Conservation Fish Survey in the River Blackwater

The Environment Agency (EA) conduct regular monitoring of fish stocks in the River Blackwater,  with one recent survey of Hawley Meadows shown in their video clip below.

They use a technique called ‘depletion surveys’ as part of the National Monitoring Programme. This monitoring is in accordance the Water Framework Directive (WFD) sampling programme. Which is a piece of European Union legislation designed to preserve, restore and improve the water environment. It establishes a framework for managing the water environment in a holistic manner taking into account environmental, social and economic factors.

A fixed transect of river is netted at either end then the fish stunned, retrieved, measured, then released unharmed back into the river.  This technique is very effective at establishing the health and size of individual fish, the biodiversity or range of species, as well as the fish density and total biomass for the transect.

This monitoring is useful to measure the success of conservation work we have carried out to increase the range of habitats in the river. Working with the EA, Wild Trout Trust and our volunteers, we’ve secured large woody debris and hawthorn brash in the river, and created riffles and gravel beds. By altering the channel dynamics, quiet spots are developed for sheltering fish, whilst faster flow scours off overlying silt exposing gravel beds for spawning. This EA monitoring demonstrated that following our river improvements, the density of fish increased 4-fold in 2012 to 0.9 fish/m2.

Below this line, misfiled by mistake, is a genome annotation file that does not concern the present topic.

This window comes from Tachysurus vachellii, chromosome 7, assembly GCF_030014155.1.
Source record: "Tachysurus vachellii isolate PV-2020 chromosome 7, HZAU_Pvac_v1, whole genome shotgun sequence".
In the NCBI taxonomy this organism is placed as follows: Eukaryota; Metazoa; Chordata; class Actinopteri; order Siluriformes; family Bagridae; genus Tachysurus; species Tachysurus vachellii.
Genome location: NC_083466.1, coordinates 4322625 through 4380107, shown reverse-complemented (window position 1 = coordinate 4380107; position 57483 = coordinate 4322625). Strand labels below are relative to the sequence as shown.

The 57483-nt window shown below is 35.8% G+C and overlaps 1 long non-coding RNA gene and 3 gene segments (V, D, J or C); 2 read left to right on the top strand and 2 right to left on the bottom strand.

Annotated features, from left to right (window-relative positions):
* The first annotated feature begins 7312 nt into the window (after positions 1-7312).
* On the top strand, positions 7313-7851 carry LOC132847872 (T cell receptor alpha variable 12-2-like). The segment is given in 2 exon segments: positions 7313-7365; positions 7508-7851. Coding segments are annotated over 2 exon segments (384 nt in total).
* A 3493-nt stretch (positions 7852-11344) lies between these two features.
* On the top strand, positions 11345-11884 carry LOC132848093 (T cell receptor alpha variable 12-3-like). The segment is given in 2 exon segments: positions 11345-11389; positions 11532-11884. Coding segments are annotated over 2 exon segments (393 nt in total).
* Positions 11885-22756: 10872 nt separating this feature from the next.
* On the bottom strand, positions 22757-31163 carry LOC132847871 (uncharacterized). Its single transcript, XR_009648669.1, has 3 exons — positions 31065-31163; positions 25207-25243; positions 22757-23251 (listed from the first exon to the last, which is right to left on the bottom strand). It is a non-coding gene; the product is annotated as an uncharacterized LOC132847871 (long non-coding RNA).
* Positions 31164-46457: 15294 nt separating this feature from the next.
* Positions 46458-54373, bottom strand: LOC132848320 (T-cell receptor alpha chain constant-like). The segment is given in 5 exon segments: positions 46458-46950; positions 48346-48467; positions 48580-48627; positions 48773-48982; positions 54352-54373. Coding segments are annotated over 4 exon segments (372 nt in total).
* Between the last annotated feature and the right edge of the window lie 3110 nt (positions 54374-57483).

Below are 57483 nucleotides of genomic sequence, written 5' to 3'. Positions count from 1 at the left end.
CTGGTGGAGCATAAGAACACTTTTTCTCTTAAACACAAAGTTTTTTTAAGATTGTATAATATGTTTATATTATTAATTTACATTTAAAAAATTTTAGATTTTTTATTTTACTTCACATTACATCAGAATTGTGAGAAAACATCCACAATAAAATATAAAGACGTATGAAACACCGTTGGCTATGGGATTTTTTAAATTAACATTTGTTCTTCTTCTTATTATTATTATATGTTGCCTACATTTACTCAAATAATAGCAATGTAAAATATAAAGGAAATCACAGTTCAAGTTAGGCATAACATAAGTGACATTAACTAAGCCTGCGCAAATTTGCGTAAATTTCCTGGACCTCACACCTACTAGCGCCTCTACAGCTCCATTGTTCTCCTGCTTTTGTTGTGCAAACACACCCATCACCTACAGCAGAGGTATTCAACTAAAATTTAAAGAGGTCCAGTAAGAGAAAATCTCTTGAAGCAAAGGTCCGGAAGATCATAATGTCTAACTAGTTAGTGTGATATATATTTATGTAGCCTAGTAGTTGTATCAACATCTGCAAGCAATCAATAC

Ranger Stuart

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About blackwatervalleycountryside

The Blackwater Valley is located on the borders of Hampshire, Surrey and Berkshire and runs for approximately 30km from the source near Aldershot, northwards to Swallowfield. At its confluence it joins the rivers Whitewater and Loddon. The Loddon eventually flows into the River Thames near Reading. Work in the Blackwater Valley is co-ordinated by the Blackwater Valley Countryside Partnership on behalf of the local authorities that border the Valley. Despite being surrounded by urban development the Valley provides an important green corridor for local residents As well as the Blackwater Valley Site of Special Scientific Interest (SSSI) and a small part of the Basingstoke Canal SSSI, three nature reserves within the Valley catchment and many other areas have been recognised for their ecological importance. The local planning authorities covering the Valley have designated 31 other areas as ‘Wildlife Sites’.
This entry was posted in Conservation, Hawley Meadow, River, Volunteers, Wildlife and tagged , , . Bookmark the permalink.

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